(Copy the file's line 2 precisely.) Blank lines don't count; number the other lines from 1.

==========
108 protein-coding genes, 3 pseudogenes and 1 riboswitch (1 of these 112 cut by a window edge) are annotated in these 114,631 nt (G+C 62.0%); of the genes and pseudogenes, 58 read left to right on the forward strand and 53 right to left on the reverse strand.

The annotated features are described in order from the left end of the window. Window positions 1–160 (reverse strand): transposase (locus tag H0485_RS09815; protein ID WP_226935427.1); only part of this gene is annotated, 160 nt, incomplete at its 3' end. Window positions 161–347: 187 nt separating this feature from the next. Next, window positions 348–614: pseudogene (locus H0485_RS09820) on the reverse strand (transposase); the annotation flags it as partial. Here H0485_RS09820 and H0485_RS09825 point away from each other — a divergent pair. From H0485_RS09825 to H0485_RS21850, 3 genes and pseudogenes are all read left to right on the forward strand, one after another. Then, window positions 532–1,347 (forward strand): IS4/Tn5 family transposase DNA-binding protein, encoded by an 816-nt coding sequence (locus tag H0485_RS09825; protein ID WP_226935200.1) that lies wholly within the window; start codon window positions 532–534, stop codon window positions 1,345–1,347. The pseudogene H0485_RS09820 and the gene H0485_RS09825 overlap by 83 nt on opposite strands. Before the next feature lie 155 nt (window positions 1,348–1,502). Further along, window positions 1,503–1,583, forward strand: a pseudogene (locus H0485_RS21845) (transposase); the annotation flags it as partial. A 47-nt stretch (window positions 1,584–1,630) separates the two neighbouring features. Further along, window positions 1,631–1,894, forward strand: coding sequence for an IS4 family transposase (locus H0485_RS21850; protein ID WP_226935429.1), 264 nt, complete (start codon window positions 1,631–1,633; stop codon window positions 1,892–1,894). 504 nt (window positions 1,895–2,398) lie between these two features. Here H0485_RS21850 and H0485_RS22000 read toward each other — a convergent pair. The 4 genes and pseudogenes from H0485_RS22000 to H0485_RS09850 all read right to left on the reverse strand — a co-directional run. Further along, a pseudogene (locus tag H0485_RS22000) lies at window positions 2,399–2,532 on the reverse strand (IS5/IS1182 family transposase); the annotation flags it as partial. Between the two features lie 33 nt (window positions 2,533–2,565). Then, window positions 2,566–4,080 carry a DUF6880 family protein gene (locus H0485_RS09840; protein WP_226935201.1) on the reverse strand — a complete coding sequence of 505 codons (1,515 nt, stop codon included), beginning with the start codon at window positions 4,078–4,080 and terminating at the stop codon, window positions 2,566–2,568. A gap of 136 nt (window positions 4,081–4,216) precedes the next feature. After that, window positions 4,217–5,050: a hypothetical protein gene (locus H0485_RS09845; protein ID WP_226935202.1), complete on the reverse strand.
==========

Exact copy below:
The annotated features are described in order from the left end of the window. Window positions 1–160 (reverse strand): transposase (locus tag H0485_RS09815; protein ID WP_226935427.1); only part of this gene is annotated, 160 nt, incomplete at its 3' end. Window positions 161–347: 187 nt separating this feature from the next. Next, window positions 348–614: pseudogene (locus H0485_RS09820) on the reverse strand (transposase); the annotation flags it as partial. Here H0485_RS09820 and H0485_RS09825 point away from each other — a divergent pair. From H0485_RS09825 to H0485_RS21850, 3 genes and pseudogenes are all read left to right on the forward strand, one after another. Then, window positions 532–1,347 (forward strand): IS4/Tn5 family transposase DNA-binding protein, encoded by an 816-nt coding sequence (locus tag H0485_RS09825; protein ID WP_226935200.1) that lies wholly within the window; start codon window positions 532–534, stop codon window positions 1,345–1,347. The pseudogene H0485_RS09820 and the gene H0485_RS09825 overlap by 83 nt on opposite strands. Before the next feature lie 155 nt (window positions 1,348–1,502). Further along, window positions 1,503–1,583, forward strand: a pseudogene (locus H0485_RS21845) (transposase); the annotation flags it as partial. A 47-nt stretch (window positions 1,584–1,630) separates the two neighbouring features. Further along, window positions 1,631–1,894, forward strand: coding sequence for an IS4 family transposase (locus H0485_RS21850; protein ID WP_226935429.1), 264 nt, complete (start codon window positions 1,631–1,633; stop codon window positions 1,892–1,894). 504 nt (window positions 1,895–2,398) lie between these two features. Here H0485_RS21850 and H0485_RS22000 read toward each other — a convergent pair. The 4 genes and pseudogenes from H0485_RS22000 to H0485_RS09850 all read right to left on the reverse strand — a co-directional run. Further along, a pseudogene (locus tag H0485_RS22000) lies at window positions 2,399–2,532 on the reverse strand (IS5/IS1182 family transposase); the annotation flags it as partial. Between the two features lie 33 nt (window positions 2,533–2,565). Then, window positions 2,566–4,080 carry a DUF6880 family protein gene (locus H0485_RS09840; protein WP_226935201.1) on the reverse strand — a complete coding sequence of 505 codons (1,515 nt, stop codon included), beginning with the start codon at window positions 4,078–4,080 and terminating at the stop codon, window positions 2,566–2,568. A gap of 136 nt (window positions 4,081–4,216) precedes the next feature. After that, window positions 4,217–5,050: a hypothetical protein gene (locus H0485_RS09845; protein ID WP_226935202.1), complete on the reverse strand.